That’s why Mr. Cruz, the architect of the current showdown in Congress and the tea party’s champion, is a problem for Mr. Cuccinelli. A bear hug will alienate swing voters. The cold shoulder will incite tea partyers. Perhaps Mr. Cuccinelli will try for a warm but brief handshake.

Mr. Cuccinelli has tried, unconvincingly, to split the difference, and his handlers have been at pains to emphasize that the Family Foundation dinner is not a campaign event. He continues to heap scorn on the health-care law, while suggesting, sotto voce, that he opposes the shutdown. “I’d like to see Obamacare pulled out of federal law,” said Mr. Cuccinelli. “But, you know, we’ve got to keep moving forward and make compromises to get the budget going.”

Mr. Cuccinelli’s rabble-rousing running mate, E.W. Jackson, the GOP candidate for lieutenant governor, has tried to navigate a similar course, insisting that a video clip of him chanting, “Cut it or shut it,” at a tea party rally in Washington two years ago was a mere aberration. (Pay no attention to the man in the footage!) - Washington Post, 10/4/13

And while the government shutdown is one of several big reasons for Virginians to get out and vote on November 5th, Terry McAuliffe's (D. VA) been highlighting another major reason this election is important: Medicaid Expansion:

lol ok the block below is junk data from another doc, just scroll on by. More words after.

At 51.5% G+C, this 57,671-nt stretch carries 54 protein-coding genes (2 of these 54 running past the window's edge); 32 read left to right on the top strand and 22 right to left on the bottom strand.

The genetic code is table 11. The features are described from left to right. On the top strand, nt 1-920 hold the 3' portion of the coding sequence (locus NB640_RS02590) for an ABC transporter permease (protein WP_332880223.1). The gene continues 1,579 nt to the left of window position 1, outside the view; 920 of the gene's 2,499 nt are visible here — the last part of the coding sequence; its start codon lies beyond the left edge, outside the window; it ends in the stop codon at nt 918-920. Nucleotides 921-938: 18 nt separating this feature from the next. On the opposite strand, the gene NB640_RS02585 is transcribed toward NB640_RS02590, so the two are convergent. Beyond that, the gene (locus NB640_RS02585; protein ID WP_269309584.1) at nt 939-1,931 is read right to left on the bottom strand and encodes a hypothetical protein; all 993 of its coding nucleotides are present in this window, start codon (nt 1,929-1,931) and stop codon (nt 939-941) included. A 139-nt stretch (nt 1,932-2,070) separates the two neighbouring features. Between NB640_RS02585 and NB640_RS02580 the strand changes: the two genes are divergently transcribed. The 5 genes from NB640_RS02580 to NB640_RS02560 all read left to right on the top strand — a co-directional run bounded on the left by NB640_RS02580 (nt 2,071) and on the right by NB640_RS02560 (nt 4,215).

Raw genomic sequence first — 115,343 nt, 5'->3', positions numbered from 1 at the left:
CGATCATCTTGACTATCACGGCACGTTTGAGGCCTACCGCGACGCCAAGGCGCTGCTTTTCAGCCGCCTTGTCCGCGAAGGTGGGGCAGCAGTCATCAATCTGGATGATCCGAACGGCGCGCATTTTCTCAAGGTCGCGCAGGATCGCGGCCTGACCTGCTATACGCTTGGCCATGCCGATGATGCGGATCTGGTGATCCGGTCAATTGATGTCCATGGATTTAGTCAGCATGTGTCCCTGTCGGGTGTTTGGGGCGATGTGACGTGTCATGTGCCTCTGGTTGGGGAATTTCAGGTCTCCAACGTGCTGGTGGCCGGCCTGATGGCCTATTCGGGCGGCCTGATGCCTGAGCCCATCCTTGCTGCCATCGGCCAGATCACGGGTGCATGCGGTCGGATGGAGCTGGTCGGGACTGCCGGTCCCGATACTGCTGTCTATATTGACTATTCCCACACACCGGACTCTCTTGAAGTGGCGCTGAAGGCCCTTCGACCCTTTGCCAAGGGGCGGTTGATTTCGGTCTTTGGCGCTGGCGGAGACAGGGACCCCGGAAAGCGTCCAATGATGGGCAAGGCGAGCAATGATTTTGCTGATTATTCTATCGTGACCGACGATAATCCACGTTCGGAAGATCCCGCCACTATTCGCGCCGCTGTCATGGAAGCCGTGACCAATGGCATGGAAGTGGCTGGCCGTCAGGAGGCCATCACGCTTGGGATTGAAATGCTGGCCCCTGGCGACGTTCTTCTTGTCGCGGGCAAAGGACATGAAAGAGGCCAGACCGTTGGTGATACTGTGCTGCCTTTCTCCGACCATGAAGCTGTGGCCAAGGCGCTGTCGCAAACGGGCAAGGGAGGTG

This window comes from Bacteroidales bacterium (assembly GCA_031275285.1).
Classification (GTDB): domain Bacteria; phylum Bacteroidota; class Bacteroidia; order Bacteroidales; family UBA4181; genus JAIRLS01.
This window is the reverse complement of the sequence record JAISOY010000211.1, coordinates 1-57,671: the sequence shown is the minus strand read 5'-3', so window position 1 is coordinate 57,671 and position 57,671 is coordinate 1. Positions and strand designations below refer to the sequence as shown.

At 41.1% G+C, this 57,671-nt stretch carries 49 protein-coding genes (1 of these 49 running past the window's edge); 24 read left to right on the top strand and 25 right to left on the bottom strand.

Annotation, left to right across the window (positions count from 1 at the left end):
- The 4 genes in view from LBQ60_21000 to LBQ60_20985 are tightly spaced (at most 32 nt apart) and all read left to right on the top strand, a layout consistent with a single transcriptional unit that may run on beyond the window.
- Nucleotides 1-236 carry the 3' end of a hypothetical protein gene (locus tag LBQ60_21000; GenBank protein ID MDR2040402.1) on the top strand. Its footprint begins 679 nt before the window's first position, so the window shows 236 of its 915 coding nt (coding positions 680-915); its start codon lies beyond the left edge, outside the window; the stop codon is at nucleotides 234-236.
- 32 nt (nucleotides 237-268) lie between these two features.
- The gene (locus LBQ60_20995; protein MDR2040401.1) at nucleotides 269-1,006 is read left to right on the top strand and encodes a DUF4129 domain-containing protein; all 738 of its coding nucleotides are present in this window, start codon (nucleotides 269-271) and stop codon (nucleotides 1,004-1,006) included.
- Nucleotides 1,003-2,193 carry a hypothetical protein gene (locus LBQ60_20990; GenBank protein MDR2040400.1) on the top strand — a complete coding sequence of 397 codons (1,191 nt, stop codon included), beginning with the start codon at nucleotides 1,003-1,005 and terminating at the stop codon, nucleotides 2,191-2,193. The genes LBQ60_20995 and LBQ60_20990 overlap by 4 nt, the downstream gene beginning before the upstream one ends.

Democratic candidate for Governor Terry McAuliffe was in Roanoke Friday touting his plan agriculture plan.

But the only thing anyone wanted to hear were his views on the government shutdown and the expansion of Medicaid in Virginia.

McAuliffe called for politicians to work together for progress, followed immediately by placing the blame on the shutdown on the Tea Party.

He went on to say the shutdown was a tool for their "ideological battle."

McAuliffe also called for bi-partisanship to work together to expand Medicaid, a move that would cover 400,000 more Virginians. But it's also a move that would free up millions of dollars in Virginia's general fund that could be used for other things like education - including SOL reform.

"This Medicaid expansion, to bring $21 billion of our money back to Virginia, over the next several years to roll through our economy is critical and it's one reason why folks need to come out and vote," said McAulliffe. - WSET, 10/4/13

McAuliffe has long been a firm supporter of expanding Medicaid in Virginia as part of the Affordable Care Act's implementation.  McAuliffe has stated that he would not sign any budget that didn't include expanding Medicaid and Cuccinelli has tried to accuse McAuliffe of wanting to shutdown Virginia's government over expanding Medicaid.  McAuliffe has shot back by stating that he could reach a bipartisan deal to expand Medicaid.  I'm happy McAuliffe is not only on the right side of this issue but is also emphasizing why expanding Medicaid would be good for the state and also emphasizing why it's a big reason people need to get out and vote.  Especially since Virginia Republicans really don't want to expand Medicaid: